Trying to understand our cats is key to keeping them happy and healthy. But no matter how much we learn to read feline body language or try to interpret the sounds cats make, cats still remain a little mysterious. A study at the University of Edinburgh looked at both wild and domesticated cats to compare the cats’ personalities. The results may surprise you.
A comparison of the personalities of domestic cats and wild cats
The study included 25 Scottish wildcats from three zoos, 100 domestic cats from two shelters, 16 clouded leopards from two zoos, 17 snow leopards from three zoos, and 21 lions from 2 zoos. The cats were evaluated with a 45-item personality survey based on previous feline personality surveys and a human personality questionnaire.
The study then compared the personalities of domestic cats with the wild cats. It turned out that domestic cats have very similar personalities to lions, with their strongest traits being dominance, impulsivity, and neuroticism.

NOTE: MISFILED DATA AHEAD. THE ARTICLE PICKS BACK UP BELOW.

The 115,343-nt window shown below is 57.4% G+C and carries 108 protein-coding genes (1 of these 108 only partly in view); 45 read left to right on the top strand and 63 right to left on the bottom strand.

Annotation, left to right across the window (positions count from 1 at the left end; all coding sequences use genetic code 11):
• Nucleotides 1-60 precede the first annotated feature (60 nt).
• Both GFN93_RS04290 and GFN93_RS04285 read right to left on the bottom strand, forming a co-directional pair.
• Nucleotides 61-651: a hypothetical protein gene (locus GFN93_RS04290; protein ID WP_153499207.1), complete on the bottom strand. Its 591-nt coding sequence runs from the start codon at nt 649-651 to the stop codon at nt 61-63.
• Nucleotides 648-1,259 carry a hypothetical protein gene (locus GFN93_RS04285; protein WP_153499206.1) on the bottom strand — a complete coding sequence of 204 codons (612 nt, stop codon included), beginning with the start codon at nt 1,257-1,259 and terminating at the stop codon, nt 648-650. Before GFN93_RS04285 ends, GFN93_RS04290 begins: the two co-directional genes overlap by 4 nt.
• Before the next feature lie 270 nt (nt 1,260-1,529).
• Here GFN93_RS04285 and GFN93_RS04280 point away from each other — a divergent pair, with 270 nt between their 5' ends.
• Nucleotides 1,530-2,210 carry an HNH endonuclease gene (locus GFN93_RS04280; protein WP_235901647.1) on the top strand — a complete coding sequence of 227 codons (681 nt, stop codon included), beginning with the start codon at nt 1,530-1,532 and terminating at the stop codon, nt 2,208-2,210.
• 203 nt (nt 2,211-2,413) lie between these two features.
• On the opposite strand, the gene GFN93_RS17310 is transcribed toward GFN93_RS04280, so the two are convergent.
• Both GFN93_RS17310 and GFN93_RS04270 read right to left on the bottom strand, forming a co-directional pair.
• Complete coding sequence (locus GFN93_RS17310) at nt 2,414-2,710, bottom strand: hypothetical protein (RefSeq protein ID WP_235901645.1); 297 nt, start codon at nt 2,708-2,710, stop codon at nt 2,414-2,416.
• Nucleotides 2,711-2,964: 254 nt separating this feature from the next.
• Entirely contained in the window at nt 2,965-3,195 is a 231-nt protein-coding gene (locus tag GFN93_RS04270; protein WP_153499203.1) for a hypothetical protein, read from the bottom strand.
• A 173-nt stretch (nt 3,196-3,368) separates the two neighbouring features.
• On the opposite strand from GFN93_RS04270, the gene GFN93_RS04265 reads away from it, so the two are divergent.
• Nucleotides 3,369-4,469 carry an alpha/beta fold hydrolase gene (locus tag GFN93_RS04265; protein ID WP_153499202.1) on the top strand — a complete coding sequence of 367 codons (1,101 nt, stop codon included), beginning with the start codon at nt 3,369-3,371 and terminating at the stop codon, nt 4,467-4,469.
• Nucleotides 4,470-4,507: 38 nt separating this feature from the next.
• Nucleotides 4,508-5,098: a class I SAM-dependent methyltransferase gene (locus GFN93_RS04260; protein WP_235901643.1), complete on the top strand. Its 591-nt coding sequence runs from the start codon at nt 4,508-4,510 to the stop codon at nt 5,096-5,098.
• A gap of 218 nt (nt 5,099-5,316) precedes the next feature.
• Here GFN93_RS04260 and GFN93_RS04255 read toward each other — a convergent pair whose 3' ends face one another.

Neuroticism in domestic cats
When researches took a closer look at neuroticism in domestic cats, they found “the highest loadings on anxious, insecure, and tense, suspicious, and fearful of people”.
There are, of course, limitations to the study. Researchers rated the cats according to human personality traits, and while some of that may translate, cats are, of course, not small humans.
What does all of this mean for our house cats?
Researchers also only looked at cats in captivity, but I believe that’s actually why the study has important implications on how to make lives better for both domestic cats and cats in zoos. To me, it’s proof of just how important environmental enrichment is for cats both big and small.
Then again, neuroticism may explain a whole lot of feline behavior that we have no other explanation for.
Allegra and Ruby don’t have much use for this study. Allegra says she doesn’t need a study to know that Ruby thinks she’d like to rule the world. Ruby thinks Allegra is slightly neurotic because she tends to be a little anxious at times.
Do you think your cats are neurotic?
For more information about the study, pleas visit the Winn Feline Foundation Blog.